Rain Lilies Welcome the Summer Rain

I said “rain lilies” in the title because I didn’t want to daunt you with the scientific name, Zephyranthes. But if gardeners wrote alphabet books, Z would be for Zephyranthes! Z is for Zephyranthes Zephyranthes are some of the most delicate, graceful flowers there are. They come in red, pink, rose, coral, white, pale yellow, vivid lemon yellow, deep orange, or in sunset blends of colors. Most zephyranthes bloom repeatedly through the summer and into early fall. Zephyranthes are native to the New World, and grow best in areas of Read more

Perennials for Pollinators

The third week of June is National Pollinator Week. As it happens, the entire month of June is “National Perennial Garden Month.” So combining the two national celebrations, allow me to introduce you to some on the many lovely low-water Southwest native perennials for Southwest pollinators. Pollinators in the Southwest When it comes to pollinators, the American Southwest is one of the most species diverse habitats in the world, with native species of bees, butterflies, moths, bats, and hummingbirds all busy pollinating our plants. The diversity makes sense when you Read more

Chard for Your Winter Garden

With colors as brilliant as a Southwest sunset, chard is a beautiful plant for any garden. Grow this “Vulgar” Plant for Leaves Sadly, chard’s scientific name is not so beautiful. Chard goes by the scientific name Beta vulgaris – the “vulgar” indicating it is only a commoner and not noble at all, it’s just a “common beet.” Also called Swiss chard, this beet relative is not grown for the roots. It has been bred for centuries to produce colorful and tasty stems and leaves. Chard leaves are good in salads, Read more

Plant Bulbs in Autumn for Spring Color

Hiding underground for most of their life, many bulbs spring forth in Spring with shining flowers to brighten our gardens and days. I know the trailing heat of summer (especially this summer) does not seem like the best time to think of spring color but it is! (Nerd Note: In this article I am using the term “bulbs” to also include corms, tubers, and rhizomes.) Plan Now Like the title says, now is the time to order bulbs for planting now and into October. (Spring wildflowers too, but that is Read more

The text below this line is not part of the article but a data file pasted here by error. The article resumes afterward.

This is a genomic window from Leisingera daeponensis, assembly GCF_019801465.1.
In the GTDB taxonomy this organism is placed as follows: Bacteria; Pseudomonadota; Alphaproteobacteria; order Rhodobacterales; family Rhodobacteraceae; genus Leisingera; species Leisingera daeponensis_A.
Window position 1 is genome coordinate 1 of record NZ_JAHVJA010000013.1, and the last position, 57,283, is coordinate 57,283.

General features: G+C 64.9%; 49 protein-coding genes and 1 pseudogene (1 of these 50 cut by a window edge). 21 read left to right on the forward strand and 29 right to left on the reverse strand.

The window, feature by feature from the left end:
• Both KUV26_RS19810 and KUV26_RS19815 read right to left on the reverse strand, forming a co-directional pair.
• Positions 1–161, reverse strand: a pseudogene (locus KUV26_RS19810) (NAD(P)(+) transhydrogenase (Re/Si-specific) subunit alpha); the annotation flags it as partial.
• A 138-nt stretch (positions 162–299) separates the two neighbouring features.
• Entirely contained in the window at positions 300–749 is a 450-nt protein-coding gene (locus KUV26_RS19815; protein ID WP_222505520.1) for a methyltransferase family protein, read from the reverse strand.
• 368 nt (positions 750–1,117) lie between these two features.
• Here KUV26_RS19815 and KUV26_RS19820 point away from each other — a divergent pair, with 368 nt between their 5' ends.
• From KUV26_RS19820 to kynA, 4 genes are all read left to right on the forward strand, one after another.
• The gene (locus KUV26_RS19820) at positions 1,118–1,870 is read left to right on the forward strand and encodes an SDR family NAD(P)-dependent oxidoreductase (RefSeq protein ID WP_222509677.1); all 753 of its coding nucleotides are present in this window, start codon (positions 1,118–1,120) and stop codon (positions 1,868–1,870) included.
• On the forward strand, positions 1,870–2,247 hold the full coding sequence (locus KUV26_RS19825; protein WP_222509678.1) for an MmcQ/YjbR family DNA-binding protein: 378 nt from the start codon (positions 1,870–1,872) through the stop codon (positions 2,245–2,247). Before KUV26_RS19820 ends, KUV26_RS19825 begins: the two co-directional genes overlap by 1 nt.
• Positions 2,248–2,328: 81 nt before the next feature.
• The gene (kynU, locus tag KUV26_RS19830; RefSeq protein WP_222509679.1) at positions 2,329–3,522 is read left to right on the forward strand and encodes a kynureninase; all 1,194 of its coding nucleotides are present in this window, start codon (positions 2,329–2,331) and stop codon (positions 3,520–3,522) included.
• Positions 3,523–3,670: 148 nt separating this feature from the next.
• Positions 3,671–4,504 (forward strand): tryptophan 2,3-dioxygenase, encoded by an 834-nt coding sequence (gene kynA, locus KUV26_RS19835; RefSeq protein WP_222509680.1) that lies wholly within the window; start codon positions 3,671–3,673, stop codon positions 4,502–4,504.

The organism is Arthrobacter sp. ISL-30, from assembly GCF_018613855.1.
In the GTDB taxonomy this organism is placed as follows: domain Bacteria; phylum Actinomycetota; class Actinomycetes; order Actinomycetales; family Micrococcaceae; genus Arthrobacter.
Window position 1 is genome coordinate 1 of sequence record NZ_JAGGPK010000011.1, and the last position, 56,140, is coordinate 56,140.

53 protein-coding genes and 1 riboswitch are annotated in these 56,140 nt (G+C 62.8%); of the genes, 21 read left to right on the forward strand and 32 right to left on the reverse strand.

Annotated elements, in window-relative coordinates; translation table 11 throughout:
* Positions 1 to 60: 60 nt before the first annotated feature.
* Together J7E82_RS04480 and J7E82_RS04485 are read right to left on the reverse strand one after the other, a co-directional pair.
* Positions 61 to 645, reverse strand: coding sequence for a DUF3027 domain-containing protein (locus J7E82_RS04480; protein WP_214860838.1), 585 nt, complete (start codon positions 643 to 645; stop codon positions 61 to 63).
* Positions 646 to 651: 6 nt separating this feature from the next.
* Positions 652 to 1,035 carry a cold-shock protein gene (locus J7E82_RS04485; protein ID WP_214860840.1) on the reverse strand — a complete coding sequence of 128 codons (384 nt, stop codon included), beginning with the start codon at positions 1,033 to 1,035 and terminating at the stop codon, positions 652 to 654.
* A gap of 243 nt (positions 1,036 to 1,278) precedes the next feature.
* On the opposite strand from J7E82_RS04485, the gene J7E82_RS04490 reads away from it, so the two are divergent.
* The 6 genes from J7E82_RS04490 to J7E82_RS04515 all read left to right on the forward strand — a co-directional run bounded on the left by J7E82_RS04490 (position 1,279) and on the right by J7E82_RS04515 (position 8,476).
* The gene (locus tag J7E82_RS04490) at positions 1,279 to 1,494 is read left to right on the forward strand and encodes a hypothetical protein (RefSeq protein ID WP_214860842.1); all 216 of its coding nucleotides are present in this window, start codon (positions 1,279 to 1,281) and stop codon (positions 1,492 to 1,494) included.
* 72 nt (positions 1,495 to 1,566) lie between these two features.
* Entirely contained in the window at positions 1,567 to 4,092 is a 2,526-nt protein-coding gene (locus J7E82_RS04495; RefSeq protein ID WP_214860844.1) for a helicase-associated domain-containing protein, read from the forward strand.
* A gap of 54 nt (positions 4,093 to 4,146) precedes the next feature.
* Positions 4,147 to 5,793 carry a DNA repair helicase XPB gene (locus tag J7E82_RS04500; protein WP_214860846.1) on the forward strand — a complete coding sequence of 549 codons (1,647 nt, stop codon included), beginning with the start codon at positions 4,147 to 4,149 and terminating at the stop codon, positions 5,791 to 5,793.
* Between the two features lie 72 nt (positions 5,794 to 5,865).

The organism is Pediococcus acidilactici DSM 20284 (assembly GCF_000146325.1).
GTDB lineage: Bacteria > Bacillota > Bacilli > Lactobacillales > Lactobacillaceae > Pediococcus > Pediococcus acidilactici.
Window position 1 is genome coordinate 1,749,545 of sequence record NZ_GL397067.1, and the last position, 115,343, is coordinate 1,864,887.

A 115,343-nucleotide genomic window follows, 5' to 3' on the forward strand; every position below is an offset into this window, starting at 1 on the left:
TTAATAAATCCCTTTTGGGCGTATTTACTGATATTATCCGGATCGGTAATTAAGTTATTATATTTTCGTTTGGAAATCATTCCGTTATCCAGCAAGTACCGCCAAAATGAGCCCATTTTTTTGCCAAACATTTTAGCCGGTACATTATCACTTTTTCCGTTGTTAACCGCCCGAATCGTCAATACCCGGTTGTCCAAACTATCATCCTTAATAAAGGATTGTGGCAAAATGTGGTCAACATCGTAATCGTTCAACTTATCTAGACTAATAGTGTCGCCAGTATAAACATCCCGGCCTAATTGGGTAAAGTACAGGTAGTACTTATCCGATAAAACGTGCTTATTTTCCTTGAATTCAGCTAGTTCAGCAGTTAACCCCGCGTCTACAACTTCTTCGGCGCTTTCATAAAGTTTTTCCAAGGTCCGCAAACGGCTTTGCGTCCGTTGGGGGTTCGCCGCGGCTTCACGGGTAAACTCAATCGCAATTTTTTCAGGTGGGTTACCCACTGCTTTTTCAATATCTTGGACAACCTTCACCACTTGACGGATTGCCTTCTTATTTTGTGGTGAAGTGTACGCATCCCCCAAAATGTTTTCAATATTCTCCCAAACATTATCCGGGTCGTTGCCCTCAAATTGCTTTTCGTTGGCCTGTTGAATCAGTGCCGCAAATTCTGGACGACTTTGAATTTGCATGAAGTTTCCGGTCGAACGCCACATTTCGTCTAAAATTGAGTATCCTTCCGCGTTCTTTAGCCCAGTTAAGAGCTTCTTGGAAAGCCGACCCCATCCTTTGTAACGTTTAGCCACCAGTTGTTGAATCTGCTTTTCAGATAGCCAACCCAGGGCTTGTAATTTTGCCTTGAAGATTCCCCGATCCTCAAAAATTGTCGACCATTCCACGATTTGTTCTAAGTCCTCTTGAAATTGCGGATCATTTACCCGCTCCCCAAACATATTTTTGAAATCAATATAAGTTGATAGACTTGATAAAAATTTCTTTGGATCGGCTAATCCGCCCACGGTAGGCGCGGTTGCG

Colorful Cannas Part II

used to make a Last week I told you that You Can Grow Colorful Cannas.  Just because you can grow them – should you grow them?  Sure – why not! If you enjoy bright, colorful, lush plants in your landscape, and especially if you have a water garden – you should grow canna. (#PlantWhatYouEnjoy) But is that isn’t enough – here are some more reasons to grow canna. Cannas Add A Touch of the Tropics The broad flat leaves of canna are typically solid green but some cultivars have maroon, Read more

You Can Grow Colorful Cannas

Cannas are – circle all that apply – colorful, tropical, large-flowered, bold, brash, bright, sometimes gaudy, glorious, short or tall, a glorious garden plant. I hope you circled them all, because cannas are all the above!  Plus very delightful and very variable. Cannas in the Southwest If you have an entirely desert landscape, cannas won’t look right in your landscape. But – if you are like most of us in the Southwest – you have an oasis zone in your low-water landscape (we used to call ’em xeriscapes), thus cannas Read more